Miller, who also advised Trump’s National Security Council as the senior director for Counterterrorism and Transnational Threats, was just sworn in as NCTC director in August.
When Trump first took office, he voiced strong support for the military and prided himself on the number of former military leaders in his administration, calling them “my generals.”
But Trump grew to distrust them over policy clashes, and none lasted to the end of his presidency, including retired four-star Marine Corps Gens. James N. Mattis, his first Defense secretary, and John Kelly, his first secretary of Homeland Security and later chief of staff. He also picked retired Army Lt. Gen. Michael Flynn, who’d been heavily involved in his 2016 campaign, as his national security advisor. Trump fired Flynn just weeks into the job for lying to Vice President Mike Pence about contact with Russian officials.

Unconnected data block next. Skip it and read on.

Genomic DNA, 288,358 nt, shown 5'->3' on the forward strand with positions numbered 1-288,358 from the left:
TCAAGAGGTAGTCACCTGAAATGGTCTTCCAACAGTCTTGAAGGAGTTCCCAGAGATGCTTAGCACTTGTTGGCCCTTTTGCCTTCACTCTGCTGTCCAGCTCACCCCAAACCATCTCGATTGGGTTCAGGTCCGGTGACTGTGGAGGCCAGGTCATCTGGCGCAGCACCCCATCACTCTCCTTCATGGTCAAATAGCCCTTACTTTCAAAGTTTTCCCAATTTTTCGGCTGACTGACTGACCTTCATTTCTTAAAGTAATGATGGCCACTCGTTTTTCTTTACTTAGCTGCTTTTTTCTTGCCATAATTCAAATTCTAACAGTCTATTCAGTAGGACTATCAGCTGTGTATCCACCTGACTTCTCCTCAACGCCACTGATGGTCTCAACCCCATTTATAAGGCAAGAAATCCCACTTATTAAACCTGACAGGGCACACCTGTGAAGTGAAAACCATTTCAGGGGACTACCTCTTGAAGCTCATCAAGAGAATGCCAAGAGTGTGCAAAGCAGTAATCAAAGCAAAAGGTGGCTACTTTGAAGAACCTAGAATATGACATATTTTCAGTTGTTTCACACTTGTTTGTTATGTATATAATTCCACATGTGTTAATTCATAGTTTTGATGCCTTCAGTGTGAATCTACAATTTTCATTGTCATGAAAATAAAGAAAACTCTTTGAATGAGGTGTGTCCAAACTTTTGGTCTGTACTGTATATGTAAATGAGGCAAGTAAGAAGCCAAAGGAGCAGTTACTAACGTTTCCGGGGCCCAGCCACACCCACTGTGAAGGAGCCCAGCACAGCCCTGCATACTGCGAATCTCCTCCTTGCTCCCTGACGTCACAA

Esper drew Trump’s ire after implicitly criticizing the president’s threat to use active-duty troops this spring to respond to unrest and protests over injustice and police brutality. Esper’s comments came after he walked with the president across a square in front of the White House to a historic church for photographs. Authorities had used tear gas to disperse protesters for the photo op.
Hundreds gathered in the same spot on Saturday to celebrate after Biden and Vice President-elect Kamala Harris were declared the winners of the 2020 election.
Using active-duty troops for domestic law enforcement, Esper said at a June news conference at the Pentagon, should be “a matter of last resort and only in the most urgent and dire of situations.”
In August, Trump was asked at a news conference if he’d weighed firing Esper.